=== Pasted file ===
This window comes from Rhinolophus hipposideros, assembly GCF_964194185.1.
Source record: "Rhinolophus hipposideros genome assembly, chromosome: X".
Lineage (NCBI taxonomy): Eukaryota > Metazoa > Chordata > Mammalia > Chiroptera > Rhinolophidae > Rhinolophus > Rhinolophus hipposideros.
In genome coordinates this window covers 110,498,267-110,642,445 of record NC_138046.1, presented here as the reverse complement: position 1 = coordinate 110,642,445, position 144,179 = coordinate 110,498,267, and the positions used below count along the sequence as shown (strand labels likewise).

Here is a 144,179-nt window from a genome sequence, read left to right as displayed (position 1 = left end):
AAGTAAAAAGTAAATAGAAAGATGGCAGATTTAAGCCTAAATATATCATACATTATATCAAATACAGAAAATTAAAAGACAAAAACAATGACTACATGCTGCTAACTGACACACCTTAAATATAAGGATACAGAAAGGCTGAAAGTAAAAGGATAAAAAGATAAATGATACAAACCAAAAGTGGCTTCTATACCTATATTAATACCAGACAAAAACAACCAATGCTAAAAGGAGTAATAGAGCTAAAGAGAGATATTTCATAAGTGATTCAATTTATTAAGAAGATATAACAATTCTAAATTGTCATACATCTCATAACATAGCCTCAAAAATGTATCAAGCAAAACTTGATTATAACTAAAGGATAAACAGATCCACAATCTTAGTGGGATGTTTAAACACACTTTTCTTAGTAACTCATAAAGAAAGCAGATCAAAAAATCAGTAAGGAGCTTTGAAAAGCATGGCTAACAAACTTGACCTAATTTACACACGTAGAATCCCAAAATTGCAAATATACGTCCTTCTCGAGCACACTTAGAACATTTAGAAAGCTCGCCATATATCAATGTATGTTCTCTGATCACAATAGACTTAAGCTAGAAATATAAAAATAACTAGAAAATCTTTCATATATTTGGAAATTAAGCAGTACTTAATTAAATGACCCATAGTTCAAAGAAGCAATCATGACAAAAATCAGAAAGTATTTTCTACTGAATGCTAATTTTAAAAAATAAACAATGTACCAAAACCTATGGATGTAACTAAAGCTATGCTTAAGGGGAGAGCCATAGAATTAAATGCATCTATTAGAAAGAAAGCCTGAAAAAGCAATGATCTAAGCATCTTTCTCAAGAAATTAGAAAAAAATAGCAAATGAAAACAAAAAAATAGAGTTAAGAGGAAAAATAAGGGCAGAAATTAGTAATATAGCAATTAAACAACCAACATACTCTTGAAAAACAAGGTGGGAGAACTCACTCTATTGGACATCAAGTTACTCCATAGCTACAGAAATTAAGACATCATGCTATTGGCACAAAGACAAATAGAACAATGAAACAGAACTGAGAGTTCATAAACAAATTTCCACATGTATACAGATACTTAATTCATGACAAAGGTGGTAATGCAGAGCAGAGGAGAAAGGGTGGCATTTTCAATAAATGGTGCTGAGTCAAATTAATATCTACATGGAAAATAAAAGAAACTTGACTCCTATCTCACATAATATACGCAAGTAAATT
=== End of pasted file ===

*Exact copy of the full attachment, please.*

This window comes from Rhinolophus hipposideros, assembly GCF_964194185.1.
Source record: "Rhinolophus hipposideros genome assembly, chromosome: X".
Lineage (NCBI taxonomy): Eukaryota > Metazoa > Chordata > Mammalia > Chiroptera > Rhinolophidae > Rhinolophus > Rhinolophus hipposideros.
In genome coordinates this window covers 110,498,267-110,642,445 of record NC_138046.1, presented here as the reverse complement: position 1 = coordinate 110,642,445, position 144,179 = coordinate 110,498,267, and the positions used below count along the sequence as shown (strand labels likewise).

Here is a 144,179-nt window from a genome sequence, read left to right as displayed (position 1 = left end):
AAGTAAAAAGTAAATAGAAAGATGGCAGATTTAAGCCTAAATATATCATACATTATATCAAATACAGAAAATTAAAAGACAAAAACAATGACTACATGCTGCTAACTGACACACCTTAAATATAAGGATACAGAAAGGCTGAAAGTAAAAGGATAAAAAGATAAATGATACAAACCAAAAGTGGCTTCTATACCTATATTAATACCAGACAAAAACAACCAATGCTAAAAGGAGTAATAGAGCTAAAGAGAGATATTTCATAAGTGATTCAATTTATTAAGAAGATATAACAATTCTAAATTGTCATACATCTCATAACATAGCCTCAAAAATGTATCAAGCAAAACTTGATTATAACTAAAGGATAAACAGATCCACAATCTTAGTGGGATGTTTAAACACACTTTTCTTAGTAACTCATAAAGAAAGCAGATCAAAAAATCAGTAAGGAGCTTTGAAAAGCATGGCTAACAAACTTGACCTAATTTACACACGTAGAATCCCAAAATTGCAAATATACGTCCTTCTCGAGCACACTTAGAACATTTAGAAAGCTCGCCATATATCAATGTATGTTCTCTGATCACAATAGACTTAAGCTAGAAATATAAAAATAACTAGAAAATCTTTCATATATTTGGAAATTAAGCAGTACTTAATTAAATGACCCATAGTTCAAAGAAGCAATCATGACAAAAATCAGAAAGTATTTTCTACTGAATGCTAATTTTAAAAAATAAACAATGTACCAAAACCTATGGATGTAACTAAAGCTATGCTTAAGGGGAGAGCCATAGAATTAAATGCATCTATTAGAAAGAAAGCCTGAAAAAGCAATGATCTAAGCATCTTTCTCAAGAAATTAGAAAAAAATAGCAAATGAAAACAAAAAAATAGAGTTAAGAGGAAAAATAAGGGCAGAAATTAGTAATATAGCAATTAAACAACCAACATACTCTTGAAAAACAAGGTGGGAGAACTCACTCTATTGGACATCAAGTTACTCCATAGCTACAGAAATTAAGACATCATGCTATTGGCACAAAGACAAATAGAACAATGAAACAGAACTGAGAGTTCATAAACAAATTTCCACATGTATACAGATACTTAATTCATGACAAAGGTGGTAATGCAGAGCAGAGGAGAAAGGGTGGCATTTTCAATAAATGGTGCTGAGTCAAATTAATATCTACATGGAAAATAAAAGAAACTTGACTCCTATCTCACATAATATACGCAAGTAAATT